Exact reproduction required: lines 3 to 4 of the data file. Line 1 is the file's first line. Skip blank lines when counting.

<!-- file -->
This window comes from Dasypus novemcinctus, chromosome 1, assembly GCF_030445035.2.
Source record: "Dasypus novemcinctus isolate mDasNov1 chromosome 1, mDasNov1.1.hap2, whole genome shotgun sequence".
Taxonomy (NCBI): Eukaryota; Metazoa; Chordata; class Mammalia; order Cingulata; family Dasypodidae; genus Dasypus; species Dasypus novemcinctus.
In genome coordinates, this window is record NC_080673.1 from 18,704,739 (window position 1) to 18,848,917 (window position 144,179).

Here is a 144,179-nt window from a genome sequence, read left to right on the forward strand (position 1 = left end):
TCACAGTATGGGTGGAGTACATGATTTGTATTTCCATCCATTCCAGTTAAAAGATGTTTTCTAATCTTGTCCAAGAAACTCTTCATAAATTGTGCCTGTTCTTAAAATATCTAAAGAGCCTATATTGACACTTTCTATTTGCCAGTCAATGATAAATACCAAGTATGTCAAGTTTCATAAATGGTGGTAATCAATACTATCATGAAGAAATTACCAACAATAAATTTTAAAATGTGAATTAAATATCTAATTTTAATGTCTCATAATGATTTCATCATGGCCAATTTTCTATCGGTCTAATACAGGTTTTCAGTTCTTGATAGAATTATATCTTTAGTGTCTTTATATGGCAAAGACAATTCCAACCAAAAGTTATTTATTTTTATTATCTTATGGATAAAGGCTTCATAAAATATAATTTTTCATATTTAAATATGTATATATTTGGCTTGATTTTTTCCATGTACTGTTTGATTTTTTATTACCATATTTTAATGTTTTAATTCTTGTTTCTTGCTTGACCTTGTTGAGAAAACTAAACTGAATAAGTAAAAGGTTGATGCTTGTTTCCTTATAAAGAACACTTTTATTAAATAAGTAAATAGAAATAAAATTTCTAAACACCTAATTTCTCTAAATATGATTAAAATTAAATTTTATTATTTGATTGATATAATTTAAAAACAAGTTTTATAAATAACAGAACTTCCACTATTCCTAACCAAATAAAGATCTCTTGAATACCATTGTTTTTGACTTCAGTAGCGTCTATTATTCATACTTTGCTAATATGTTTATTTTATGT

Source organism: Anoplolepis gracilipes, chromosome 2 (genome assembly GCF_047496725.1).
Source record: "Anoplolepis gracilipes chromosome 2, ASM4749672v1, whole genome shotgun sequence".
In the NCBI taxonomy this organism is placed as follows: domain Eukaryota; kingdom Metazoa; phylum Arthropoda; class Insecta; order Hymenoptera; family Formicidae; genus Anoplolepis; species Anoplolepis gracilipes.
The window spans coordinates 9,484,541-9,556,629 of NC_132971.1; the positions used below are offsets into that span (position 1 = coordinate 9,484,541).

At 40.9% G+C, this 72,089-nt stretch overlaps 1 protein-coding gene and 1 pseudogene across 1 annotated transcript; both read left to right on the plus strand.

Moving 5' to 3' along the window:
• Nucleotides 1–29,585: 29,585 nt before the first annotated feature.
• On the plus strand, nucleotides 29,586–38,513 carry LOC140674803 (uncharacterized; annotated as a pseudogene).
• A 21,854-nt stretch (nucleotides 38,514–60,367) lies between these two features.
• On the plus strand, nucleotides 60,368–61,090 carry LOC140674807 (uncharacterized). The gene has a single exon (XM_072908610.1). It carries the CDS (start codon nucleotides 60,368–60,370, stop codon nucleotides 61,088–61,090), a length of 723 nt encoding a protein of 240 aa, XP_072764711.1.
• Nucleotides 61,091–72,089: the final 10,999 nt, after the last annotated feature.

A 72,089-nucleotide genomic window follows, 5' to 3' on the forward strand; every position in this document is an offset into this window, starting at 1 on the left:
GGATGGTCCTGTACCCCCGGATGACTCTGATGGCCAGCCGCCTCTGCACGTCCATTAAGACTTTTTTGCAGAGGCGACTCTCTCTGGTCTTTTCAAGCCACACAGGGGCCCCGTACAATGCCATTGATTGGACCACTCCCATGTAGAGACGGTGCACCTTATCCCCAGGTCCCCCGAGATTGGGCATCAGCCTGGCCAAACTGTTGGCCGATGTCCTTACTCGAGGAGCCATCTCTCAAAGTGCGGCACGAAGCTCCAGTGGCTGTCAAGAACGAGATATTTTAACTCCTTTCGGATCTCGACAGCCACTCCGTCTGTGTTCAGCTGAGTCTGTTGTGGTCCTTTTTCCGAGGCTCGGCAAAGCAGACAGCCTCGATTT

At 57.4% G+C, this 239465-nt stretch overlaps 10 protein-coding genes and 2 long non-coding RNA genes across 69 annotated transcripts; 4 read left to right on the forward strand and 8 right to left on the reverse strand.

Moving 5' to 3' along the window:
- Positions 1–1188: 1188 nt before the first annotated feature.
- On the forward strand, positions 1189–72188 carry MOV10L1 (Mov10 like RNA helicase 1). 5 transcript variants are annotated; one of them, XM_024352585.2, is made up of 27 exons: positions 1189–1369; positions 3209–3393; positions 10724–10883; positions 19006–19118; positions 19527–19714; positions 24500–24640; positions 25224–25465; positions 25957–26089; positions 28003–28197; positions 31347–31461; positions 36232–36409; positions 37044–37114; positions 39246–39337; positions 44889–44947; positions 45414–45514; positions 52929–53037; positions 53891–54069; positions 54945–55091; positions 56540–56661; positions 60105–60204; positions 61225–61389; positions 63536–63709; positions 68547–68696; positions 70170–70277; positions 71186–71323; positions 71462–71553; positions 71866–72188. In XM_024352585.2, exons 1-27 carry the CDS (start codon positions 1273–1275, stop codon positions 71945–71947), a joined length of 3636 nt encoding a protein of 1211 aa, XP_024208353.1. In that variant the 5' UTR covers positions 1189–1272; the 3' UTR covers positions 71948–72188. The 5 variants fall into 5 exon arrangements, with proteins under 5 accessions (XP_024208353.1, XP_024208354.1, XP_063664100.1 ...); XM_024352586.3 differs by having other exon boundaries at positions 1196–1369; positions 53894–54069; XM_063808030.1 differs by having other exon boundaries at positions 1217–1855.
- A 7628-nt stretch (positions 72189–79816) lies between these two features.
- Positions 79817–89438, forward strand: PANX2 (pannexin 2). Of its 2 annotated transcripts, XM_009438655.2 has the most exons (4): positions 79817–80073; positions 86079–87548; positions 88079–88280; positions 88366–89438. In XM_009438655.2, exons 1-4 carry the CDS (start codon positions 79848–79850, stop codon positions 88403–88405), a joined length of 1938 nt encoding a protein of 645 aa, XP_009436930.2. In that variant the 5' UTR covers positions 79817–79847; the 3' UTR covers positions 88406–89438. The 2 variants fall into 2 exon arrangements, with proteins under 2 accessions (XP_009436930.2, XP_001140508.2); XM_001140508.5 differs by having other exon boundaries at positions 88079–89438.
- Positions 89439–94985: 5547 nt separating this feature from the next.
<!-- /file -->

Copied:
Taxonomy (NCBI): Eukaryota; Metazoa; Chordata; class Mammalia; order Cingulata; family Dasypodidae; genus Dasypus; species Dasypus novemcinctus.
In genome coordinates, this window is record NC_080673.1 from 18,704,739 (window position 1) to 18,848,917 (window position 144,179).